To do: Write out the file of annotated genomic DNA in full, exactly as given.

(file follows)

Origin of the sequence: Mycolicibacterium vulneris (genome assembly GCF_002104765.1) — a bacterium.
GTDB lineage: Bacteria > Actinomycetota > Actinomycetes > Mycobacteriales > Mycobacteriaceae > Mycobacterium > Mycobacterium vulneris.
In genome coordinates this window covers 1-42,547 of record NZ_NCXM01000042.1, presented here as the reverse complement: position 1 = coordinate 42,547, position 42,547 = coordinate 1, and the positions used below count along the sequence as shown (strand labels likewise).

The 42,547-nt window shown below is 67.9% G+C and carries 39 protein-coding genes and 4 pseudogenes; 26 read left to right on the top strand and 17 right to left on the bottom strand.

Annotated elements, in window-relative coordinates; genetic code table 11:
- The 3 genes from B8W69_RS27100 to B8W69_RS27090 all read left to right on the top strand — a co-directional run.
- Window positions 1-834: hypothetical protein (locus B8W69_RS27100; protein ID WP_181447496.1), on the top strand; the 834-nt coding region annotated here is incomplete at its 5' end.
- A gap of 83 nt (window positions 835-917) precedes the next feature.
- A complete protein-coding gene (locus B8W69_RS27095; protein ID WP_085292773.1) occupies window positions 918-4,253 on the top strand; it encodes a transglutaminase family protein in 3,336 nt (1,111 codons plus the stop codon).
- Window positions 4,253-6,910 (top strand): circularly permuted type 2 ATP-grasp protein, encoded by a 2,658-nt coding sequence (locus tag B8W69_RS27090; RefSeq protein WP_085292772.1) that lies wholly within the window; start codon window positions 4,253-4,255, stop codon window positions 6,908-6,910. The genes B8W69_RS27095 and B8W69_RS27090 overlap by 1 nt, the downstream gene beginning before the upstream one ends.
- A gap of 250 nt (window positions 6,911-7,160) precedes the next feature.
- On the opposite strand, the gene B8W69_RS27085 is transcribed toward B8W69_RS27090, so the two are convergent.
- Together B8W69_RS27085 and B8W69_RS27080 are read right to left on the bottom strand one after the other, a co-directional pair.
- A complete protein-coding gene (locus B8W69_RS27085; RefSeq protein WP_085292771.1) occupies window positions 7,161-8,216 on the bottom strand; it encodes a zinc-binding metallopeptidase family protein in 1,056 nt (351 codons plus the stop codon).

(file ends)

Origin of the sequence: Mycolicibacterium vulneris (genome assembly GCF_002104765.1) — a bacterium.
GTDB lineage: Bacteria > Actinomycetota > Actinomycetes > Mycobacteriales > Mycobacteriaceae > Mycobacterium > Mycobacterium vulneris.
In genome coordinates this window covers 1-42,547 of record NZ_NCXM01000042.1, presented here as the reverse complement: position 1 = coordinate 42,547, position 42,547 = coordinate 1, and the positions used below count along the sequence as shown (strand labels likewise).

The 42,547-nt window shown below is 67.9% G+C and carries 39 protein-coding genes and 4 pseudogenes; 26 read left to right on the top strand and 17 right to left on the bottom strand.

Annotated elements, in window-relative coordinates; genetic code table 11:
- The 3 genes from B8W69_RS27100 to B8W69_RS27090 all read left to right on the top strand — a co-directional run.
- Window positions 1-834: hypothetical protein (locus B8W69_RS27100; protein ID WP_181447496.1), on the top strand; the 834-nt coding region annotated here is incomplete at its 5' end.
- A gap of 83 nt (window positions 835-917) precedes the next feature.
- A complete protein-coding gene (locus B8W69_RS27095; protein ID WP_085292773.1) occupies window positions 918-4,253 on the top strand; it encodes a transglutaminase family protein in 3,336 nt (1,111 codons plus the stop codon).
- Window positions 4,253-6,910 (top strand): circularly permuted type 2 ATP-grasp protein, encoded by a 2,658-nt coding sequence (locus tag B8W69_RS27090; RefSeq protein WP_085292772.1) that lies wholly within the window; start codon window positions 4,253-4,255, stop codon window positions 6,908-6,910. The genes B8W69_RS27095 and B8W69_RS27090 overlap by 1 nt, the downstream gene beginning before the upstream one ends.
- A gap of 250 nt (window positions 6,911-7,160) precedes the next feature.
- On the opposite strand, the gene B8W69_RS27085 is transcribed toward B8W69_RS27090, so the two are convergent.
- Together B8W69_RS27085 and B8W69_RS27080 are read right to left on the bottom strand one after the other, a co-directional pair.
- A complete protein-coding gene (locus B8W69_RS27085; RefSeq protein WP_085292771.1) occupies window positions 7,161-8,216 on the bottom strand; it encodes a zinc-binding metallopeptidase family protein in 1,056 nt (351 codons plus the stop codon).